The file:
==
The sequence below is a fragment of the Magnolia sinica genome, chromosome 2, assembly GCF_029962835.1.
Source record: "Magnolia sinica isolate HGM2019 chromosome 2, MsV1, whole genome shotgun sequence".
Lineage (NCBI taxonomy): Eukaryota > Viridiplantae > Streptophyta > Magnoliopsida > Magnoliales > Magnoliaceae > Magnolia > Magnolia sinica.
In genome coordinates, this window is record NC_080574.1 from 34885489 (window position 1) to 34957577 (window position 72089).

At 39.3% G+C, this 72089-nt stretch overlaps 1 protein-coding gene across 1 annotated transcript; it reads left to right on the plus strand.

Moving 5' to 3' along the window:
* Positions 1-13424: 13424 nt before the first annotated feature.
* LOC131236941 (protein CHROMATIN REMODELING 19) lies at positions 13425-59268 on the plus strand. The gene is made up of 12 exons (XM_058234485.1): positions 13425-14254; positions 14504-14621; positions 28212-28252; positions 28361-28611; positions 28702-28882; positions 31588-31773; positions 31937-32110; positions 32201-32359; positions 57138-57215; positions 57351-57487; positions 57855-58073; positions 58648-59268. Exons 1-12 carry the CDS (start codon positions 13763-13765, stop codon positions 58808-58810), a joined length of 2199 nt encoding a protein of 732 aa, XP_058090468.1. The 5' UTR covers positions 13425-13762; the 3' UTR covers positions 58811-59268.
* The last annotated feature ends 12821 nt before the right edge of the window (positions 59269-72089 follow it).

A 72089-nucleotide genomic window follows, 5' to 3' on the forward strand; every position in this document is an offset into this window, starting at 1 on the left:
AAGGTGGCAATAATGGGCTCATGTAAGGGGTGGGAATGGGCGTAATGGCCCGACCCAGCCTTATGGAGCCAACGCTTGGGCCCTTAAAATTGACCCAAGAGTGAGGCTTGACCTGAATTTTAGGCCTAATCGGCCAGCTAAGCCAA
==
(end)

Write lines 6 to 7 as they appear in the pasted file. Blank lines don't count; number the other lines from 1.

Moving 5' to 3' along the window:
* Positions 1-13424: 13424 nt before the first annotated feature.